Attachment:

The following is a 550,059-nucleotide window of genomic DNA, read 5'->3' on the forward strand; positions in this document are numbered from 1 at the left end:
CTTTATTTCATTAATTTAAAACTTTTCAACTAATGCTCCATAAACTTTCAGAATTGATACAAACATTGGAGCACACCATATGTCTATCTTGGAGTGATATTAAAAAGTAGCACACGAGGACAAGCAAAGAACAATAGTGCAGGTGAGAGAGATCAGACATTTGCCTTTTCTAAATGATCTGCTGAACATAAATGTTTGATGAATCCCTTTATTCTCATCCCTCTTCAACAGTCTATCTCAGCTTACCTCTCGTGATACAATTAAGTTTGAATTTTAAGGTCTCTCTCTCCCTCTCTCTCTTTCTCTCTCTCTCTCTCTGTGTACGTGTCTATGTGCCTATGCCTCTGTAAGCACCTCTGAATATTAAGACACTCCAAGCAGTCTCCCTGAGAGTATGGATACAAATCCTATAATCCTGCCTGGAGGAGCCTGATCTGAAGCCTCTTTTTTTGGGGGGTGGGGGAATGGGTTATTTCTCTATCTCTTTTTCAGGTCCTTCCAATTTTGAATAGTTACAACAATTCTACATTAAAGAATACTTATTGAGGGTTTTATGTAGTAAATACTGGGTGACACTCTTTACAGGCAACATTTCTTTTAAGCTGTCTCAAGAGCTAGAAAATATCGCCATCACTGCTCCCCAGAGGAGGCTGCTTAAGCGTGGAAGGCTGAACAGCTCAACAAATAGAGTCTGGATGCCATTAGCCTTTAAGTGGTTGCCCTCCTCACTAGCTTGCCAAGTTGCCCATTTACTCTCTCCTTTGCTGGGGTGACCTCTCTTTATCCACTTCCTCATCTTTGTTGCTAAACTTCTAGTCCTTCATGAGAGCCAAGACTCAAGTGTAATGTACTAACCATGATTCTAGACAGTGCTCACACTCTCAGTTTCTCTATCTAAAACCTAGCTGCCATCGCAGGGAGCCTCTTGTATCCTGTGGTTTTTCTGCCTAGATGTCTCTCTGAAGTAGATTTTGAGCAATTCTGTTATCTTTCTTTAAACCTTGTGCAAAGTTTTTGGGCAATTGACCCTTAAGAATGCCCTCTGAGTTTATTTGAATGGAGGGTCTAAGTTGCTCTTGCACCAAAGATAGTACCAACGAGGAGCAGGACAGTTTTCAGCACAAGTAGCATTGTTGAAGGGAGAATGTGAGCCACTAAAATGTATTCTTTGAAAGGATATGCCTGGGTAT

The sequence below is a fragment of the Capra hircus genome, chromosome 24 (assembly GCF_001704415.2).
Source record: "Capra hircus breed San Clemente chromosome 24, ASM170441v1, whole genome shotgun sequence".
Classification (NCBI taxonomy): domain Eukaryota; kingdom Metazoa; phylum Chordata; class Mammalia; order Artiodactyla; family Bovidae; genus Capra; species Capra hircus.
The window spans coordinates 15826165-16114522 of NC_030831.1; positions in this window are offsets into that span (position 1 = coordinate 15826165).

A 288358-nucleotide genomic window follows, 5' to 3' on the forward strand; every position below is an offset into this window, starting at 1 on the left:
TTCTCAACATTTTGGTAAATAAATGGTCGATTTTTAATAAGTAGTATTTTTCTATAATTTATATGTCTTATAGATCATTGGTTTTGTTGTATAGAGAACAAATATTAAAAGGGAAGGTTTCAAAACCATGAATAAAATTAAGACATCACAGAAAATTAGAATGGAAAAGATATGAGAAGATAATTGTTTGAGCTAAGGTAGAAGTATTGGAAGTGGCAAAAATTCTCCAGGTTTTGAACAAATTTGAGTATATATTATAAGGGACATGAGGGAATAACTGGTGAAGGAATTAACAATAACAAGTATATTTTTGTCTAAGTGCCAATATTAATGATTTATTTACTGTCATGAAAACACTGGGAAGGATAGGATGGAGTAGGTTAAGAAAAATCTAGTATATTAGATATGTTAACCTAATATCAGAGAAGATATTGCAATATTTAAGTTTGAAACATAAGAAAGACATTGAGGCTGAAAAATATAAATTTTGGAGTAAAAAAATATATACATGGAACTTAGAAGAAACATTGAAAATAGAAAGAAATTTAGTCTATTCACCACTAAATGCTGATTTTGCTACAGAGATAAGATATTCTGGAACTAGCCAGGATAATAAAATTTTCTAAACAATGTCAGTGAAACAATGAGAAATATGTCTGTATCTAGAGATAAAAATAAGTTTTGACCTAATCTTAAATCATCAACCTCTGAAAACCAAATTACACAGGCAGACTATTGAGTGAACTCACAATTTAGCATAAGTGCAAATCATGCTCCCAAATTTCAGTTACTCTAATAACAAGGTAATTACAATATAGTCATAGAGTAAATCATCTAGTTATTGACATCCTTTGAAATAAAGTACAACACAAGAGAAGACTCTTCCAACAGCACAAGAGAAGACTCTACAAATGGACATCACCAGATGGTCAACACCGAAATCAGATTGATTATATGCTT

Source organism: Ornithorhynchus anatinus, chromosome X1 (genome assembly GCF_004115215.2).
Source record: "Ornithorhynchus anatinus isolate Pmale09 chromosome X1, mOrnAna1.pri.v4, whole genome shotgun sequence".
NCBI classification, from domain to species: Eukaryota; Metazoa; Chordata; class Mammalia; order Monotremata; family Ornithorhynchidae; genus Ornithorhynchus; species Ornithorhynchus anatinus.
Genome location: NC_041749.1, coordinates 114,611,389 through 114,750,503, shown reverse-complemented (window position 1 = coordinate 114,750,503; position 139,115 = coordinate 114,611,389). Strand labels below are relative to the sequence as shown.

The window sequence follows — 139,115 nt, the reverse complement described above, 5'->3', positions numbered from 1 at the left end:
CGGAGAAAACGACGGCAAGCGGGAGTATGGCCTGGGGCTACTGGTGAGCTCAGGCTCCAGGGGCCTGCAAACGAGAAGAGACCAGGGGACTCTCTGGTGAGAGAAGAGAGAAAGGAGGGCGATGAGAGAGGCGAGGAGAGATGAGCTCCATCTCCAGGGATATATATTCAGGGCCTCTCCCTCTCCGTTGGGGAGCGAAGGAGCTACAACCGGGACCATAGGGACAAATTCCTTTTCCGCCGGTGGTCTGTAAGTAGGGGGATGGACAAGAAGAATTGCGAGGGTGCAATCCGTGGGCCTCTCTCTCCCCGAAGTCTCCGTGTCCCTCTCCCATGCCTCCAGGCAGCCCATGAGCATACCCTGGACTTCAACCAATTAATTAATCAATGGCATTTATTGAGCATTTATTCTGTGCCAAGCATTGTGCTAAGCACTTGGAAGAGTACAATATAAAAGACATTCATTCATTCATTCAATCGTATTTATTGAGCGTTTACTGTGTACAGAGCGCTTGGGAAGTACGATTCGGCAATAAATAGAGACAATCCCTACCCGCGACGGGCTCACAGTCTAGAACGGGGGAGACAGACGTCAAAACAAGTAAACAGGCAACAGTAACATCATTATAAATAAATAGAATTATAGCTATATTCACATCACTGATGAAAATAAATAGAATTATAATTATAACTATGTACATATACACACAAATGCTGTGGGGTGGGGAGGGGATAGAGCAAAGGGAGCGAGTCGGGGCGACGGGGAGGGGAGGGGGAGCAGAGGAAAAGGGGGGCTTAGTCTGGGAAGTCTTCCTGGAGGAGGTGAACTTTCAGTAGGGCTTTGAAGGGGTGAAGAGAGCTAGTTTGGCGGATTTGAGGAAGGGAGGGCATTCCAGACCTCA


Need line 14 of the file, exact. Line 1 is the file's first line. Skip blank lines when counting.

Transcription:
CGGAGAAAACGACGGCAAGCGGGAGTATGGCCTGGGGCTACTGGTGAGCTCAGGCTCCAGGGGCCTGCAAACGAGAAGAGACCAGGGGACTCTCTGGTGAGAGAAGAGAGAAAGGAGGGCGATGAGAGAGGCGAGGAGAGATGAGCTCCATCTCCAGGGATATATATTCAGGGCCTCTCCCTCTCCGTTGGGGAGCGAAGGAGCTACAACCGGGACCATAGGGACAAATTCCTTTTCCGCCGGTGGTCTGTAAGTAGGGGGATGGACAAGAAGAATTGCGAGGGTGCAATCCGTGGGCCTCTCTCTCCCCGAAGTCTCCGTGTCCCTCTCCCATGCCTCCAGGCAGCCCATGAGCATACCCTGGACTTCAACCAATTAATTAATCAATGGCATTTATTGAGCATTTATTCTGTGCCAAGCATTGTGCTAAGCACTTGGAAGAGTACAATATAAAAGACATTCATTCATTCATTCAATCGTATTTATTGAGCGTTTACTGTGTACAGAGCGCTTGGGAAGTACGATTCGGCAATAAATAGAGACAATCCCTACCCGCGACGGGCTCACAGTCTAGAACGGGGGAGACAGACGTCAAAACAAGTAAACAGGCAACAGTAACATCATTATAAATAAATAGAATTATAGCTATATTCACATCACTGATGAAAATAAATAGAATTATAATTATAACTATGTACATATACACACAAATGCTGTGGGGTGGGGAGGGGATAGAGCAAAGGGAGCGAGTCGGGGCGACGGGGAGGGGAGGGGGAGCAGAGGAAAAGGGGGGCTTAGTCTGGGAAGTCTTCCTGGAGGAGGTGAACTTTCAGTAGGGCTTTGAAGGGGTGAAGAGAGCTAGTTTGGCGGATTTGAGGAAGGGAGGGCATTCCAGACCTCA